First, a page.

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Fifteen years ago this week (June 22, 1999) the US Supreme Court ruled that people with disabilities have the right to live independently in their communities, instead of being institutionalized (institution’s included nursing homes and some group homes).  The Supreme Court recognized that institutional placement of persons who can handle and benefit from community settings was occurring because of a belief that individuals with disabilities were incapable of or unworthy of participating in community life.  The Justices also recognized confinement in an institution (including nursing homes and some group homes) severely diminishes the everyday life activities of individuals, including family relations, social contacts, work options, economic independence, educational advancement and cultural enrichment.

As directed by Congress, the Attorney General issued regulations implementing title II, of the Americans with Disabilities Act.  Title II requires public entities (any State or local government and any of its departments, agencies, or other instrumentalities) to administer services, programs, and activities in the most integrated setting appropriate to the needs of qualified individuals with disabilities.  Integrated settings are defined as one that enables individuals with disabilities to interact with nondisabled persons to the fullest extent possible.  This mandate is violated when  (1) a public entity directly or indirectly operates facilities and/or programs that segregate individuals with disabilities; (2) finances the segregation of individuals with disabilities in private facilities (nursing homes, groups homes, sheltered workshops); and/or (3) through its planning, service system design, funding choices, or service implementation practices, promotes or relies upon the segregation of individuals with disabilities in private facilities or programs.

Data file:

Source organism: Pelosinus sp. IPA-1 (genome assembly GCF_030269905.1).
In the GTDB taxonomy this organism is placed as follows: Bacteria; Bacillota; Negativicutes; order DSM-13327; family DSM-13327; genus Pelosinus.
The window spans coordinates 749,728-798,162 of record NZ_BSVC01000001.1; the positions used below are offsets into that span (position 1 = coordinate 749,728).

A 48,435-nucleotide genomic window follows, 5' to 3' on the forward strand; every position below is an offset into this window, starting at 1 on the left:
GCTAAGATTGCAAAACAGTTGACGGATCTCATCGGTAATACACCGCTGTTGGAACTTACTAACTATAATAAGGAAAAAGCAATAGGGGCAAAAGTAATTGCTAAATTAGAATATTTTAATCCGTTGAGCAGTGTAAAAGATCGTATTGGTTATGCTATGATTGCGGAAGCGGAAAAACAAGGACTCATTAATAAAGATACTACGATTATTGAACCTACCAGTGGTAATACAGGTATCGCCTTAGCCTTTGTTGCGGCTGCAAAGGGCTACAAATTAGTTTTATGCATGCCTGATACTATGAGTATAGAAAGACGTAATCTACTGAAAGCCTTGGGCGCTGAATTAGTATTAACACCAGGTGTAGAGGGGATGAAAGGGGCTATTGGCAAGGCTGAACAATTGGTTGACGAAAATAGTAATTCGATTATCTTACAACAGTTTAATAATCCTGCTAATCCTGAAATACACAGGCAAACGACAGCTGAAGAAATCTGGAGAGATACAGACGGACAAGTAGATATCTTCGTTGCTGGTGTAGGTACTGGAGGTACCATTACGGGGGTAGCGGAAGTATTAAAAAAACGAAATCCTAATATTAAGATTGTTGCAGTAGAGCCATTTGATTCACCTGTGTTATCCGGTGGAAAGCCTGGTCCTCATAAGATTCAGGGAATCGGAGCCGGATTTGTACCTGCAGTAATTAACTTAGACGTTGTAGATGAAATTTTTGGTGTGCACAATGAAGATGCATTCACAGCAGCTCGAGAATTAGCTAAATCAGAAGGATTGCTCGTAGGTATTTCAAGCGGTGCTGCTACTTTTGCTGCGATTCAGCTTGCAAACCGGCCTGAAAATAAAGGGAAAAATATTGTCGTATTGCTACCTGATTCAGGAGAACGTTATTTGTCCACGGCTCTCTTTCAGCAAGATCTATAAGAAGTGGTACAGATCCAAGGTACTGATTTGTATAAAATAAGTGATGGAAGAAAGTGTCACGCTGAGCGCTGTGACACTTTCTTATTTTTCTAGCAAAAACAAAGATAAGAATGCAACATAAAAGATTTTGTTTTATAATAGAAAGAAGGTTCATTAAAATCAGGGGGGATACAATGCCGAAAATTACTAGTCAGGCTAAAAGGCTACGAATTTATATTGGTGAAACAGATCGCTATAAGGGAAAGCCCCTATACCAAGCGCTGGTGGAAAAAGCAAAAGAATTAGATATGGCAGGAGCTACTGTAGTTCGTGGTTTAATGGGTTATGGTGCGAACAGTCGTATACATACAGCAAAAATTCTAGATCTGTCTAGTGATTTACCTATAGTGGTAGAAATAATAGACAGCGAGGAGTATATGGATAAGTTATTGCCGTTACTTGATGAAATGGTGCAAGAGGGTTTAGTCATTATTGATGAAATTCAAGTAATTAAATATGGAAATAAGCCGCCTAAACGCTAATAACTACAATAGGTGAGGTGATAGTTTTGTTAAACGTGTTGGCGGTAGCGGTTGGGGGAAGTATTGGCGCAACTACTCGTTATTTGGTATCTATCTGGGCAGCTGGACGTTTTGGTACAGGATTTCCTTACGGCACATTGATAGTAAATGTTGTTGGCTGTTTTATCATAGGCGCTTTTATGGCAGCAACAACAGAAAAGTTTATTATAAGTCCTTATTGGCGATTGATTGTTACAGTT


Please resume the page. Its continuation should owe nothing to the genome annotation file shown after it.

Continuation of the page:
Individuals can file complaints about violations of title II and Olmstead with the Department of Justice.  A title II complaint form is available on-line at and can be sent to:

US Department of Justice

Civil Rights Division

950 Pennsylvania Avenue, NW

Disability Rights Section – NYAV

Washington, D.C. 20530

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